China proposes new textile chemical restrictions: China’s National Consumer Product Safety Standardisation Technical Commission has conducted a public consultation for a proposal to restrict chemicals in consumer goods, including textile and apparel products. If approved, the draft standard will propose limit values for 103 chemicals which are used in a wide range of consumer products, drawing on similar restriction guidelines to those set out in the EU's REACH Annex XVII. The welcome move offers further evidence that China is placing environmental regulation and sustainability issues at the heart of its latest five-year economic growth and development plan (09 May – subscription required to read full article).
Canopy launches partnership with circular economy producer CRAiLAR: NGO Canopy has announced that natural fibre producer, CRAiLAR Fiber Technologies International Inc., has a launched a leading-edge policy. CRAiLAR is one of a growing number of solutions technology enterprises in the textile and nonwovens supply chain and a leading innovator in its commitment to only source agricultural residues. In using agricultural residue fibres to make the next generation of fabrics, CRAiLAR offers eagerly anticipated options for brands and retailers seeking sustainable alternatives to fabrics currently made from ancient and endangered forests (10 May).
Launch of first 100 per cent recycled permanent odour control technology at fibre level: Polygiene have developed a new type of yarn together with Sinterama, the European leader in polyester yarn production. Polygiene’s Permanent Odour Control Technology is added to 100 per cent recycled fibre “Newlife”, opposed to standard topical application of odour-control in the yarn and fabric finishing stages (09 May).
Twin Dragon introduces new eco initiatives for denim: California-based Twin Dragon Marketing Inc. has introduced several new environmental initiatives for 2017 for the company’s denim facilities in Mexico and Asia. “After three years of development, we are proud to introduce pre-reduced liquid indigo and eco-finishing, which, when used together, has achieved an 85 per cent reduction in environmentally hazardous chemical discharge, which could become the new gold standard in the denim textile industry,” said Dominic Poon, chief executive officer of Twin Dragon, in a company statement (04 May).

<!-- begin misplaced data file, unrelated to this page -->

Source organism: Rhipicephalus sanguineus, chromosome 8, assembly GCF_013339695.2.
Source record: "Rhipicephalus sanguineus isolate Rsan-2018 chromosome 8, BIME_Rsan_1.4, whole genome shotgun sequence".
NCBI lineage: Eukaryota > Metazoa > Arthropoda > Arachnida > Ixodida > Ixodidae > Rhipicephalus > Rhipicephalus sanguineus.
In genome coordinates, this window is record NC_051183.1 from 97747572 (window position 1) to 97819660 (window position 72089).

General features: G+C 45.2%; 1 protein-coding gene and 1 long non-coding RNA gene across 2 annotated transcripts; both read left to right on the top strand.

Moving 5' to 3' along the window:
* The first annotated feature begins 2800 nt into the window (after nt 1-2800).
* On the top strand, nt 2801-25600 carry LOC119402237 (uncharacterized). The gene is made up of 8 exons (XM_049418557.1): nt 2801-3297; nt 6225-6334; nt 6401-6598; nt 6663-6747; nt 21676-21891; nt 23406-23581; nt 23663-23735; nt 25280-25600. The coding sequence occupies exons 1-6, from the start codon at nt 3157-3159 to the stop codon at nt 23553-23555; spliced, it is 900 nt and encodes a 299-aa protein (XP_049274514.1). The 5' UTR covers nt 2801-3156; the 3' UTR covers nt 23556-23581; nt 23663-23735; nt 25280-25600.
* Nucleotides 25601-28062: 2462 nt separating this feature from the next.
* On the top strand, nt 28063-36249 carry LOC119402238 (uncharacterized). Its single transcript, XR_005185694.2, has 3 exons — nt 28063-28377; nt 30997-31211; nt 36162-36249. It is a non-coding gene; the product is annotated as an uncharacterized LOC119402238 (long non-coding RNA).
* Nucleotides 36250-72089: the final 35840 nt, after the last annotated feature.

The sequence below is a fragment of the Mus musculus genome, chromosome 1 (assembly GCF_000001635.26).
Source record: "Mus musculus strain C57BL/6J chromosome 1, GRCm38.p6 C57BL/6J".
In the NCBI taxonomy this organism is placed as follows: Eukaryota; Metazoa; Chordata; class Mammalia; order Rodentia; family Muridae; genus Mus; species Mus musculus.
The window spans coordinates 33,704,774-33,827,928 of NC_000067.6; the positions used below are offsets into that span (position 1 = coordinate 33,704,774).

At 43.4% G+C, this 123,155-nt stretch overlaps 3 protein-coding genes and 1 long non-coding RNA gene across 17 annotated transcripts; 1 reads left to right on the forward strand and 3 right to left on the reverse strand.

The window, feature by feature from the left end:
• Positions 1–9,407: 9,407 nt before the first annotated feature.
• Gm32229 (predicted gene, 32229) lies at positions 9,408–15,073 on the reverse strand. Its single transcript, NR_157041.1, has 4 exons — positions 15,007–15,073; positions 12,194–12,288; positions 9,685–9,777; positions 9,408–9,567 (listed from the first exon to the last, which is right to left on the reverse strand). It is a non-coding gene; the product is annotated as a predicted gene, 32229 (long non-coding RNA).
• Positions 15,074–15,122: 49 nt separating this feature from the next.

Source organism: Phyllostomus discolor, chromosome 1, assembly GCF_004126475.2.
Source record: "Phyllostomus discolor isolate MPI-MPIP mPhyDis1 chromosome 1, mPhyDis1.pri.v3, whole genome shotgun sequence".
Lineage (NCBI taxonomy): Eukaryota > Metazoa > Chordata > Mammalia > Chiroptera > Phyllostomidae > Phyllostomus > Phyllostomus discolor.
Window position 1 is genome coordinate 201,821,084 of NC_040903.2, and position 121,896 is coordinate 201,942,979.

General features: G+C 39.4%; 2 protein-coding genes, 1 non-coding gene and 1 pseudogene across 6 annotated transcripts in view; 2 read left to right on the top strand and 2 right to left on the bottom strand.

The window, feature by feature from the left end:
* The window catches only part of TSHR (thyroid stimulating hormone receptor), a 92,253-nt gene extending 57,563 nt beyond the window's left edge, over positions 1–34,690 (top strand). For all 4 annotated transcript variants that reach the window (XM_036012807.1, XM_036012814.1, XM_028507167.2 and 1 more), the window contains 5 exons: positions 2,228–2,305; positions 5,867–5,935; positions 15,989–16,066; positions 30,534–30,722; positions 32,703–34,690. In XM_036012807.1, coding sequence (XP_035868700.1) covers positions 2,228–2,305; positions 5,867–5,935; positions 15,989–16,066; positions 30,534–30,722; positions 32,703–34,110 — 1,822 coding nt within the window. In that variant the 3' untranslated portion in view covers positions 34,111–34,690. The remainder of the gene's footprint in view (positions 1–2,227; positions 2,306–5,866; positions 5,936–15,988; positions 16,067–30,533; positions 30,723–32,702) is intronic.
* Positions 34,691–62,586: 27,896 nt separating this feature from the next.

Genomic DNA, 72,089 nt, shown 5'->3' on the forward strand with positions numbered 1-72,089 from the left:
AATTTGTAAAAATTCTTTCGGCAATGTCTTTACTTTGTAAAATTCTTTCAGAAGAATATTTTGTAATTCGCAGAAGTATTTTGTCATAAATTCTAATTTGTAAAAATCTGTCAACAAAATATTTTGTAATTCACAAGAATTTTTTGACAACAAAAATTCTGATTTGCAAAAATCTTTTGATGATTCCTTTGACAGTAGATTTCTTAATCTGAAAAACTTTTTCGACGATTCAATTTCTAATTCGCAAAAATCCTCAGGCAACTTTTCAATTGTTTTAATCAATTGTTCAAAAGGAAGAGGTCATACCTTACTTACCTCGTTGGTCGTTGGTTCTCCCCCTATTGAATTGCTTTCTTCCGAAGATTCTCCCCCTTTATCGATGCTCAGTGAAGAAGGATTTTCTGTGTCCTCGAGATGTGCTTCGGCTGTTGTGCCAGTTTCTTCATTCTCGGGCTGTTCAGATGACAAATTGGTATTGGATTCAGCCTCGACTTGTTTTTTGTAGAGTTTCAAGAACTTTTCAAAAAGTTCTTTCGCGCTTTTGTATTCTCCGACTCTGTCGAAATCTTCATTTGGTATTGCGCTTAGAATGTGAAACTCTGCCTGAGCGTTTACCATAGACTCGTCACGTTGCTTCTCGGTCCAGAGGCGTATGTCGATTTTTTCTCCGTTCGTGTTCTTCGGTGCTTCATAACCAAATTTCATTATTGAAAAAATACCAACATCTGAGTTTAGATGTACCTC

The Supply Chain
Bangladesh launches Remediation Coordination Cell to ensure garment industry safety: Launched in Dhaka on Sunday, the RCC is supported by the International Labour Organization (ILO) with funding from Canada, the Netherlands and the United Kingdom. It will focus on managing the remediation process for garment factories under the Bangladesh government’s National Initiative. The new unit will be staffed and supported by seconded members of regulatory bodies, including the Department of Inspections for Factories and Establishments, Fire Service and Civil Defense, RAJUK, Chief Electrical Inspector and Public Works Department. They will be supported by private sector engineers hired to provide technical expertise for remediation follow-up (15 May).
Cambodian garment factory workers protest unpaid wages: About 300 garment workers in Kandal province’s Ta Khmao Town blocked the street in front of their factory for two hours on Friday last week after their employer failed to pay them their wages. Coalition of Cambodian Apparel Workers’ Democratic Union vice president Prack Chanthorn said workers of First Gawon Apparel took to the streets after their employer did not pay them their April wages, which were due on Friday (15 May).
Only 4.9 per cent of Vietnamese workers spend unemployment benefits on vocational course: A speaker from the Friedrich-Ebert-Stiftung foundation has noted that only 4.9 per cent of labourers spent their unemployment benefits on vocational training courses. He emphasised the need to raise labourers’ awareness as a lack of skills will make many of them face unemployment in the next 10 years when the Industrial Revolution 4.0 kicks in (12 May).
Progress in Bangladesh under Sustainability Compact is fantastic, says EU: The Sustainability Compact, which promotes improvements in factory safety and labour rights in Bangladesh's ready garment manufacturing industry, has made fantastic progress, according to the European Union (EU). The third review meeting of the Compact is slated to be held on May 18 in Dhaka to discuss what needs to be done in the near future (12 May).